References: Allmo, Per-Ulf and Winter, Jan: Lirans hemligheter. (Secrets of the hurdy-gurdy. A study in Scandinavian organology) Musikmuseets skrifter 11. Stockholm 1985. ISSN 0282 -8952.
Säckpipan i Norden. (The Bagpipe in the Nordic Countries) Musik museets skrifter 18. Stockholm 1990. ISBN-91-7970-846-3. ISSN 0282-8952. Den gäckande nyckelharpan (The elusive nyckelharpa). Stockholm 2 004. ISBN-91-7265-757- X - Moraharpans väg till Mora (The Moraharp’s route to Mora). In Musikk og tradisjon, magazine for folkmusic and folkdance research, ed. Gjermund Kolltveit, 100-129. Oslo 2010.
http://www.folkemusi kk.no/musikk-og- tradisjon.4871837-137125.html and http://www.hit.no/nor/HiT/Studiestedene/Studiestad- Rauland/Tilsette/Gjermund-Kolltveit.
I work in close contact with Karsten Evers, firstname.lastname@example.org. He is an engineer, master of cultural education and Gestalt therapist and the initiator and Head of the Cadence programme.
The Nyckelharpa in the past for today and tomorrow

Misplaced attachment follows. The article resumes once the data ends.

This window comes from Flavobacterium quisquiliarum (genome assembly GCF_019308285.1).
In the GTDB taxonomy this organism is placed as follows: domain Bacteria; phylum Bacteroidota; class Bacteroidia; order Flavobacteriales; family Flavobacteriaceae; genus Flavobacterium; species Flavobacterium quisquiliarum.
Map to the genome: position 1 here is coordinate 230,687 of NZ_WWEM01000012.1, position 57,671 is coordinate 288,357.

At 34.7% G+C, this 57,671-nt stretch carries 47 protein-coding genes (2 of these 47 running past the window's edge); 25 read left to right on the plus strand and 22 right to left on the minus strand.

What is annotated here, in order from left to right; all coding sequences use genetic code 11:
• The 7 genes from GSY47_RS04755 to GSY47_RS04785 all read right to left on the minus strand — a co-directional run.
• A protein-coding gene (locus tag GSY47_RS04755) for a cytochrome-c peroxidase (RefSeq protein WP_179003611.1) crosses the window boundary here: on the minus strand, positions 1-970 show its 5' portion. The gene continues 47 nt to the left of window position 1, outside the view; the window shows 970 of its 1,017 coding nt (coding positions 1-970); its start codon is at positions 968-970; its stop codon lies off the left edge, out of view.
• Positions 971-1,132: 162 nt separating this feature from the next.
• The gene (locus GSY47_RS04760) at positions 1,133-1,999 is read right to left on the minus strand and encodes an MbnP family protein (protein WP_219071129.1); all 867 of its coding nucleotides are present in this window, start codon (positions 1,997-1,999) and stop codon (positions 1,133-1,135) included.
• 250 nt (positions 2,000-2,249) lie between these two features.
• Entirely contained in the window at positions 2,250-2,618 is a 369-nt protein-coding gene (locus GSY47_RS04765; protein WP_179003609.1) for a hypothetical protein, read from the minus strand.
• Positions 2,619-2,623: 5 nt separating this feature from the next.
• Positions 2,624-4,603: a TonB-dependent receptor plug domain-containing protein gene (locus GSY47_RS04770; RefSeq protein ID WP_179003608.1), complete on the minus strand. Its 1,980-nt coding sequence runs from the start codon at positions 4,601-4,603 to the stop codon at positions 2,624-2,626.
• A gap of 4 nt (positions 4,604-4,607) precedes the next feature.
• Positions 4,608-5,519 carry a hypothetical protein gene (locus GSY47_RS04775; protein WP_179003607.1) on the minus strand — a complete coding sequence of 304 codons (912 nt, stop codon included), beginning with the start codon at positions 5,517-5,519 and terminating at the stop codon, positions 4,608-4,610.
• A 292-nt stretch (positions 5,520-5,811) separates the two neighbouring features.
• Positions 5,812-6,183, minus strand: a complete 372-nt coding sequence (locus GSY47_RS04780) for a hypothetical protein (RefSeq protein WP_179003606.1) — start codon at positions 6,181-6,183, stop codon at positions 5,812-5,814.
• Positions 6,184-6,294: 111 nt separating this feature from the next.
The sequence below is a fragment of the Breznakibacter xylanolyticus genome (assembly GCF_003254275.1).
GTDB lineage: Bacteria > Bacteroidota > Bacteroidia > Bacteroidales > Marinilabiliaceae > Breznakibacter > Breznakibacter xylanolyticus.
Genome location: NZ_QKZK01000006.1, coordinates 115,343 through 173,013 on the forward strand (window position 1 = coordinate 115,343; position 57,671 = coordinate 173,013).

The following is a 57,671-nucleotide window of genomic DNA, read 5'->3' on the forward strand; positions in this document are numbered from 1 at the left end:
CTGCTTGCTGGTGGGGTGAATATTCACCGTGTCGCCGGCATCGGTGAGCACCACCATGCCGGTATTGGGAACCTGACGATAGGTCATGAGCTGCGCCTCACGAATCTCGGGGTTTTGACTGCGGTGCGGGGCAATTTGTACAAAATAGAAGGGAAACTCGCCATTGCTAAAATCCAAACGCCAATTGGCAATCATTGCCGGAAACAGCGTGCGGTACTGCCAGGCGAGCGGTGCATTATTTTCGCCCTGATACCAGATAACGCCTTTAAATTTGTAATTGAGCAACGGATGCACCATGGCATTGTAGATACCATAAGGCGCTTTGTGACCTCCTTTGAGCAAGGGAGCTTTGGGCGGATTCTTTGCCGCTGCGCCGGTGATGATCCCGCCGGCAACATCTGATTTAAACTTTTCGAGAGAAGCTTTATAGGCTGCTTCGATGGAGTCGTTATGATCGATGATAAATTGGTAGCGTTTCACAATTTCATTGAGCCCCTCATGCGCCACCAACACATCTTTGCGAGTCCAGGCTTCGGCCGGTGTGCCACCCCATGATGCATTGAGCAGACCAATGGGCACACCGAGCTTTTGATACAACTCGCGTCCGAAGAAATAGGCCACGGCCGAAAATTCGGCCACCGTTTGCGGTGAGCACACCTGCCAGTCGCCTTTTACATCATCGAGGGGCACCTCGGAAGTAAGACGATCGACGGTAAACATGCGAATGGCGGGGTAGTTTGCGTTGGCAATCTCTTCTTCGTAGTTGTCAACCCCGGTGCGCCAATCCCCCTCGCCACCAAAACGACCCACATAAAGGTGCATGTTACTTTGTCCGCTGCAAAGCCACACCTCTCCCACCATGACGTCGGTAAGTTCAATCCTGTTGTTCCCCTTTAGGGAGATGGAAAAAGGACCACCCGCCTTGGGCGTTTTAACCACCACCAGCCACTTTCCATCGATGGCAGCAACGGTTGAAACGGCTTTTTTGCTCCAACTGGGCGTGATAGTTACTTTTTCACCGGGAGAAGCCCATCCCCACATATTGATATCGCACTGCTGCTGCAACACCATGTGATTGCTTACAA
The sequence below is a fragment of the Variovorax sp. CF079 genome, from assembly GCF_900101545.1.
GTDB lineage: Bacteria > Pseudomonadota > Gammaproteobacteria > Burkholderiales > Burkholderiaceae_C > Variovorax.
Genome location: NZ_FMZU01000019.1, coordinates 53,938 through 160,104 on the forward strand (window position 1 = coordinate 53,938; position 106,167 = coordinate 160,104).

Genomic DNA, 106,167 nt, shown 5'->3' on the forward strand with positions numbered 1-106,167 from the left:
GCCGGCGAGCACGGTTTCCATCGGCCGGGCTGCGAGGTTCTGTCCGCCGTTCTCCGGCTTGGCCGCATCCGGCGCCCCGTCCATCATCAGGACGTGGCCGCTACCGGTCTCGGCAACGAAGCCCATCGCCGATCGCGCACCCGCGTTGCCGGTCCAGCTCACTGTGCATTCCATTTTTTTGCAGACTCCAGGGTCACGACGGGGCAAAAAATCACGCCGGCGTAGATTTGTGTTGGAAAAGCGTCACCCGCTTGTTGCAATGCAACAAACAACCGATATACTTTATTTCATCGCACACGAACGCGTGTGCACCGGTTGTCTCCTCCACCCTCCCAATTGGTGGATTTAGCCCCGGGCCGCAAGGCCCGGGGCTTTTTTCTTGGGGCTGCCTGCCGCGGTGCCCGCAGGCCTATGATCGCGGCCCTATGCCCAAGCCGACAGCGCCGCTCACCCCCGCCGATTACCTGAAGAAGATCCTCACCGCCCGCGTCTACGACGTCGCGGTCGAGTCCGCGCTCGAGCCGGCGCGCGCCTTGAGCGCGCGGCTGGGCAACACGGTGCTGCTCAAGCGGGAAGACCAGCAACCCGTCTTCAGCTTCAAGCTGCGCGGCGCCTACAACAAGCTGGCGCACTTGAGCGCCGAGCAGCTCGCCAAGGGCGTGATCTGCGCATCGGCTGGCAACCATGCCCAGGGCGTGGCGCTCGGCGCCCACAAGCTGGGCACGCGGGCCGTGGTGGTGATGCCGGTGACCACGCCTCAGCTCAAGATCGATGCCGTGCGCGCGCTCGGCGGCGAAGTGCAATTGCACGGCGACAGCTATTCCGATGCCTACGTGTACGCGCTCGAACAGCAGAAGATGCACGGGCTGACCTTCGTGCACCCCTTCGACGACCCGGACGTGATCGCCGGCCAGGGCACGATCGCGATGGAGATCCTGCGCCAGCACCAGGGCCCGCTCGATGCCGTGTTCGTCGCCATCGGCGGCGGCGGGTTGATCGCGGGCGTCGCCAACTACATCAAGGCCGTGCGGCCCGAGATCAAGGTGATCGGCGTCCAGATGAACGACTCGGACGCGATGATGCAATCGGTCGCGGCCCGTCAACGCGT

A nyckelharpa has been played in tradition since the early 1600s in Sweden. Today a modern variant invented in 1929 is being spread all over the world. My paper will discuss the evolution of this nyckelharpa in the context of it’s contemporary growing popularity world-wide. I will present a hypothesis about its possible German origin. My first difficulty to overcome there were no earlier research done. No one whatsoever has had an explicit goal to investigate the origin, background and history of the nyckelharpa. Why was this unique instrument model created right here? Who created it? Who started playing? An organological start was to ask whether there were similar instruments elsewhere. It turned out to be no inventory of sources with nyckelharpa so first asuch needed to be made. The result gave that none of the sources shows an instrument, which owns the unique construction of the Swedish nyckelharpa. Another thought was that there might be other instruments that have construction details or shapes in common with the Swedish nyckelharpa. A broader search among all possible string instruments gave the answer that Sorbian husle and huslicki are the only ones that meet the search criteria and together with the hurdy-gurdy would contribute to the new instrument. The initial questions were now converted to an ethnological aspect. The study of how transfers of cultural goods between geographically separated areas but still belonging in a similar ethnic culture could take place. Altogether, my research has come to the conclusion that Swedes met Sorbian instruments in Germany and brought knowledge of those back home. On this basis, a folk instrument could be created on popular level in the province of Uppland: the unique Swedish nyckelharpa.